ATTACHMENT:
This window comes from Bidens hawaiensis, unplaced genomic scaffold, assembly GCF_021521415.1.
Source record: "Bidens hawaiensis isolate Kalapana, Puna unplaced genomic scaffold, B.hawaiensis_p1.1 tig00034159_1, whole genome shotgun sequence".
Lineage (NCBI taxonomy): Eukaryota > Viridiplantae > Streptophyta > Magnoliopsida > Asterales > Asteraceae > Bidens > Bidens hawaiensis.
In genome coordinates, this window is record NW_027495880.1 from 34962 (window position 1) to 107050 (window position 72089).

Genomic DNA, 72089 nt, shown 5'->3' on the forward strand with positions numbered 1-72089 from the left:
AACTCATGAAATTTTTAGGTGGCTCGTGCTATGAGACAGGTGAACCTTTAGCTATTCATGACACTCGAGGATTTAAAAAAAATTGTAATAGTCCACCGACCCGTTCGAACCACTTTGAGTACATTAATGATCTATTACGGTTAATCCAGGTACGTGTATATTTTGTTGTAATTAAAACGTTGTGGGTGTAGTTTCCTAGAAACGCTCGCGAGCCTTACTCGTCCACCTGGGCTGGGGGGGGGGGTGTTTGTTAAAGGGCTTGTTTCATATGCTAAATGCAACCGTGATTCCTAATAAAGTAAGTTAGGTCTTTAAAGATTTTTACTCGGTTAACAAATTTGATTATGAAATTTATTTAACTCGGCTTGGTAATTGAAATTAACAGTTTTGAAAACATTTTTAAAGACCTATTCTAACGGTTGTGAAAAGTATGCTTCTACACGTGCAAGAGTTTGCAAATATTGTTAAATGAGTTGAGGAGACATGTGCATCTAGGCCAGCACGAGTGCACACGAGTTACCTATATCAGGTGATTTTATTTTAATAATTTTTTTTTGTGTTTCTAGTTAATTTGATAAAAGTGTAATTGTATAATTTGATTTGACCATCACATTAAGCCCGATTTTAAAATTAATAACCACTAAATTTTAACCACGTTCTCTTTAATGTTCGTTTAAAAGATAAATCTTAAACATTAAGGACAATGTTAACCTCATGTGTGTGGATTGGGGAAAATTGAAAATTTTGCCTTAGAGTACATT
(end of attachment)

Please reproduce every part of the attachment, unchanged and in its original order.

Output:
This window comes from Bidens hawaiensis, unplaced genomic scaffold, assembly GCF_021521415.1.
Source record: "Bidens hawaiensis isolate Kalapana, Puna unplaced genomic scaffold, B.hawaiensis_p1.1 tig00034159_1, whole genome shotgun sequence".
Lineage (NCBI taxonomy): Eukaryota > Viridiplantae > Streptophyta > Magnoliopsida > Asterales > Asteraceae > Bidens > Bidens hawaiensis.
In genome coordinates, this window is record NW_027495880.1 from 34962 (window position 1) to 107050 (window position 72089).

Genomic DNA, 72089 nt, shown 5'->3' on the forward strand with positions numbered 1-72089 from the left:
AACTCATGAAATTTTTAGGTGGCTCGTGCTATGAGACAGGTGAACCTTTAGCTATTCATGACACTCGAGGATTTAAAAAAAATTGTAATAGTCCACCGACCCGTTCGAACCACTTTGAGTACATTAATGATCTATTACGGTTAATCCAGGTACGTGTATATTTTGTTGTAATTAAAACGTTGTGGGTGTAGTTTCCTAGAAACGCTCGCGAGCCTTACTCGTCCACCTGGGCTGGGGGGGGGGGTGTTTGTTAAAGGGCTTGTTTCATATGCTAAATGCAACCGTGATTCCTAATAAAGTAAGTTAGGTCTTTAAAGATTTTTACTCGGTTAACAAATTTGATTATGAAATTTATTTAACTCGGCTTGGTAATTGAAATTAACAGTTTTGAAAACATTTTTAAAGACCTATTCTAACGGTTGTGAAAAGTATGCTTCTACACGTGCAAGAGTTTGCAAATATTGTTAAATGAGTTGAGGAGACATGTGCATCTAGGCCAGCACGAGTGCACACGAGTTACCTATATCAGGTGATTTTATTTTAATAATTTTTTTTTGTGTTTCTAGTTAATTTGATAAAAGTGTAATTGTATAATTTGATTTGACCATCACATTAAGCCCGATTTTAAAATTAATAACCACTAAATTTTAACCACGTTCTCTTTAATGTTCGTTTAAAAGATAAATCTTAAACATTAAGGACAATGTTAACCTCATGTGTGTGGATTGGGGAAAATTGAAAATTTTGCCTTAGAGTACATT